Sydney’s fascinating cultural melting pot is best experienced in its many restaurants, as we share the best dishes and where to try them in Sydney

Australia’s most populous city is nurturing world-class chefs in its ever-expanding food suburbs. With plentiful immigration, bountiful home-grown ingredients and a sense of culinary openness, Sydney now ranks among 25 of the best cities for food in the world.

Contemporary fusion cuisine

With Australia’s multicultural heritage and global flavours, inventive culinary styles are developing in exciting new ways in both upscale and affordable dining establishments across the city.

Where to try:

Combining Greek, Chinese, and New Zealand influences in its menu, Flour Drum (531 King Street, Newtown) offers the texture of Italian pasta in barbecue duck ravioli dumplings with Asian flavoured egg noodles in a sweet shiitake broth. For heartier fare, there is the eight-hour braised lamb shank ragu with house-made pappardelle. Don’t forget the Australian classic, lamingtons in coconut shred-covered Black Forest or citrus gluten-free ricotta, raspberry and white chocolate. Yum!

Duck ravioli dumplings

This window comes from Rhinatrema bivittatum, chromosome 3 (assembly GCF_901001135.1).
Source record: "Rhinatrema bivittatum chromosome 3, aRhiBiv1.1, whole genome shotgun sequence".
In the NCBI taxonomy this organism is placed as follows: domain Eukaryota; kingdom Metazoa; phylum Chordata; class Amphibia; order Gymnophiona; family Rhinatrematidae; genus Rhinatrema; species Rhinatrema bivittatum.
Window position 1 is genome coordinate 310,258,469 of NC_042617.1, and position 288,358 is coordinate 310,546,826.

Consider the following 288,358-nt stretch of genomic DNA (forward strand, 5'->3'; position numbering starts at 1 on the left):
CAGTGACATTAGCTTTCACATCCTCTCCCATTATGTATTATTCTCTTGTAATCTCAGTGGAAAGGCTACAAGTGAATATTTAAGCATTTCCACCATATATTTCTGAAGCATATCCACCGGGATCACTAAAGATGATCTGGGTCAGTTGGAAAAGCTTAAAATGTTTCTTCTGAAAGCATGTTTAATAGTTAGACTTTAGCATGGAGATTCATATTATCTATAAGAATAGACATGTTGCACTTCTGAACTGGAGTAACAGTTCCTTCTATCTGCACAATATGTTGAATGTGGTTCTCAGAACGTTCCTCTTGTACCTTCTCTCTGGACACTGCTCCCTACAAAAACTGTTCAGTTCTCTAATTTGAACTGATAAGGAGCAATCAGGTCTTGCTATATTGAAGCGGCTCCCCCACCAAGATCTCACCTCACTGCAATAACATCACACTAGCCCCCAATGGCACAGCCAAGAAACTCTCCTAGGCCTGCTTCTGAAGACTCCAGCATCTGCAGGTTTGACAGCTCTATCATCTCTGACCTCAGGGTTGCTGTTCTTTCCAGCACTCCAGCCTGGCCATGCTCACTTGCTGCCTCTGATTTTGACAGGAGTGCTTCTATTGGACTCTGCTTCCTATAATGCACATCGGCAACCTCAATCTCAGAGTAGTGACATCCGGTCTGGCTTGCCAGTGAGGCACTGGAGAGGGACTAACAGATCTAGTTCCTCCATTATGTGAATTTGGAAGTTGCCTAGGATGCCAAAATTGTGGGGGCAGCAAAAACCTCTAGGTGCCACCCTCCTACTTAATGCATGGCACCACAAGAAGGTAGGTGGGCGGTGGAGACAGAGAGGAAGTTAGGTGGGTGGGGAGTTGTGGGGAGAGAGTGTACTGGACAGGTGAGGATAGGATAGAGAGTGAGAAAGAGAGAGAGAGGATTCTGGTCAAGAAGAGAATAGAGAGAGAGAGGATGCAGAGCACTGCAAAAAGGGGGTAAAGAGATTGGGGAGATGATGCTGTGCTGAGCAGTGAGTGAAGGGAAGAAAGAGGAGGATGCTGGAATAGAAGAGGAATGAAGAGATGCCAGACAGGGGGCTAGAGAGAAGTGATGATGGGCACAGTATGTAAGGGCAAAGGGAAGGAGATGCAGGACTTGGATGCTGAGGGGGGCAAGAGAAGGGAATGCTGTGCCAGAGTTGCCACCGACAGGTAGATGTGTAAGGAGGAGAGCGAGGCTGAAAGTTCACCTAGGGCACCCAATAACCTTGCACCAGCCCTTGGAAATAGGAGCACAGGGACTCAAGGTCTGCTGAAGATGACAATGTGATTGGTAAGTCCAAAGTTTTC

Celebrity Eats

With Instagram-ready dishes and telegenic chefs, a diner can expect a treat for the senses and rack up some social media credibility at the same time.

Where to try:

Helmed by Reynold Poernomo a Masterchef finalist and his brothers, Koi Dessert Bar (46 Kensington Street, Chippendale) attracts a largely young professional clientele drawn both by the visually stunning desserts and the talented artisans who work on full display from the open kitchen. Its mango yuzu (mango mousse with yuzu curd) is outrageously delicious.

Mango yuzu

Raw and edgy chic

If you enjoy dining in the industrial ambience of New York’s Meatpacking District, Sydney has just the right place that combines rustic with luxurious.

Where to try:

Housed in a historic car-hire lot, Riley Street Garage (55 Riley St, Woolloomooloo) is located in a 1930s building adorned with dim lighting, art deco tiling and a colossal backlit bar. You can indulge in freshly shucked oysters au naturel or with smoky soy truffle, before diving into the degustation-style dinner.


Modern Chinese cuisine

The variety of Chinese style food in Australia has not only exploded in recent decades, but it has also spun off fusion varieties that test the limits of tradition.

Where to try:

With an epic menu spanning over fifty items, Spice Temple (10 Bligh Street, Sydney) offers dishes on a spectrum of rising spiciness. Choose from traditional dumplings, modern tea-smoked duck salad, to tongue-numbing ‘beef fillet in fire water’ which is wagyu beef strips in a chilli broth with peppercorn.

Spice Temple

Sawadee Mate, Thai food is a star

Thai is one of the most popular cuisines in Australia, with its blend of sweet, sour, savoury and fiery flavours. Aussies have taken to the taste of lemongrass, ginger, chilli and coconut milk so much that the country has the highest number of Thai restaurants outside of its home country.

Where to try: